PV Sindhu Rio Olympics
PV Sindhu celebrates after winning a point against Nozomi OkuharaReuters

PV Sindhu will become the first Indian woman to win a silver or gold medal after a brilliant, polished performance in the women's singles semifinals of the badminton event saw her move within a win of winning a title at the Rio Olympics.

Sindhu was outstanding from the off, never letting her Japanese opponent Nozomi Okuhara take control, with that brilliant reach of hers brought into stunning effect. Sindhu eventually won the semifinal 21-19, 21-10 in 49 minutes and will face the best player in the world at the moment – Carolina Marin – in the final.

Going by this performance, though, even Marin will know she will need to be art her absolute best to snatch the gold medal away from this wonderful talent from Hyderabad.

Sindhu came in with a plan for this semifinal against her higher-ranked Japanese opponent, and she delivered it to a T, even if there were a few moments here and there when she lost her composure a little – understandable, considering she is still only 21. The plan was to move Okuhara around as much as possible, and use that height of Sindhu's to good use.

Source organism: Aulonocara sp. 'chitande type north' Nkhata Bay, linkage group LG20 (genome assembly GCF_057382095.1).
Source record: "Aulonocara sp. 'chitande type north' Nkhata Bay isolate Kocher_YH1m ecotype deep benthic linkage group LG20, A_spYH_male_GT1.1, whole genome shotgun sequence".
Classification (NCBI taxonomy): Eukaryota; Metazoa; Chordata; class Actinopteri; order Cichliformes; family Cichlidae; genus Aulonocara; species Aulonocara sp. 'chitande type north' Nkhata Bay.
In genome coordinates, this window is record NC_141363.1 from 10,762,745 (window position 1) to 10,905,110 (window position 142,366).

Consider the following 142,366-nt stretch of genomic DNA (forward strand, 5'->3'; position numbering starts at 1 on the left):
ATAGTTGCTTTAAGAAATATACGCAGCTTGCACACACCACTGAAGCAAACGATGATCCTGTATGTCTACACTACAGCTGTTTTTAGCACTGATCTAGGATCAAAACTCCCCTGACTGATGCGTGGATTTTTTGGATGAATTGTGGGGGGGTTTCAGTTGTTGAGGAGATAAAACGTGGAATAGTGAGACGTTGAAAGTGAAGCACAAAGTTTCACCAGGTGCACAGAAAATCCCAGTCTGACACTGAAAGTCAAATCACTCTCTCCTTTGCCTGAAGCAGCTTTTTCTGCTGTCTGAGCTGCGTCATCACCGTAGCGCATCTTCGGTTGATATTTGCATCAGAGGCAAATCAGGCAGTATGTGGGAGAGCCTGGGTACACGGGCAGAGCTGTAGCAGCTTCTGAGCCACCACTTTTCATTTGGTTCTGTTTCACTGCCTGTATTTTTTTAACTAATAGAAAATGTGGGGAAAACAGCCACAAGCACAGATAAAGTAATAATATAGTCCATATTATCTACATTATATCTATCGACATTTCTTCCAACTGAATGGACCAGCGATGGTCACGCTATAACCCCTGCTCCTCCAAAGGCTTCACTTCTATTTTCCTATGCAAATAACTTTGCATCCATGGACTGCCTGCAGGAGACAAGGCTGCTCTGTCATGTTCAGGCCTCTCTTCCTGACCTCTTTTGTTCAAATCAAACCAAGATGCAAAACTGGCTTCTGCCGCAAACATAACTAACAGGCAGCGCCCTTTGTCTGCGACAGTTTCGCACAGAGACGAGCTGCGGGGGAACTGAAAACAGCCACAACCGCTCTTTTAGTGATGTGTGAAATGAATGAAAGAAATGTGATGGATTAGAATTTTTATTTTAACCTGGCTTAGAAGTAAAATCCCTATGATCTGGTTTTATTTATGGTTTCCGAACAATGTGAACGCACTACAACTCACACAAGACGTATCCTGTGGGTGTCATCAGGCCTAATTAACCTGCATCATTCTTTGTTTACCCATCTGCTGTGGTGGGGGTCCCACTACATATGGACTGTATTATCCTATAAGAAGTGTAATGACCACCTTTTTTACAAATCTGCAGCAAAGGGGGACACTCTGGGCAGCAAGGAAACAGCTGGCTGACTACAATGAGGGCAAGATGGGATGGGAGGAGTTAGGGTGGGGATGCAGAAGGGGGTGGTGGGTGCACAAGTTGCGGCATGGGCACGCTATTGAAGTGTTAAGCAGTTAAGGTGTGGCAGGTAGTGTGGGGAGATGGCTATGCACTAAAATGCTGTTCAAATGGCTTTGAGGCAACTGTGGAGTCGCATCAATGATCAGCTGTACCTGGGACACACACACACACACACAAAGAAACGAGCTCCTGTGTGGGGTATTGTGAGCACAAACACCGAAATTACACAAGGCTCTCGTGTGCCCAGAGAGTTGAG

Control is what you want in a big match, because if you have that control, even if the match is close, you always feel like you are going to win the game, and the match as a result. That is precisely what Sindhu had in this semifinal. From the start she controlled the proceedings, the pace of the game, and the Japanese struggled to stay with her.

After jumping into an early lead in the first game, Sindhu tensed a little as that opening game victory came around, but she held her nerve in the end, with Okuhara planting a smash that caught the tape and landed in her side of the court to hand the Indian the win.

A 3-0 lead in the second game looked like taking Sindhu comfortably towards a semifinal victory, but Okuhara picked up five points in a row to bring back those doubts and worries again. However, with a fairly large Indian contingent roaring her on, Sindhu fought back, with the match tied at 10-10 halfway through.

From there, it was all about the 21-year-old, as Sindhu won 11 points in a row in a devastatingly smooth performance; a performance that belied her years and turned her into a history maker.

Four Indian women – Karnam Malleswari, MC Mary Kom, Saina Nehwal and Sakshi Malik, on Wednesday -- have won individual medals for India at the Olympics, all of them bronze, and now Sindhu stands above them all.

A silver medal is certain, but gold would be the most wondrous of silver linings of an Olympic campaign that India have not had too much to be happy about.

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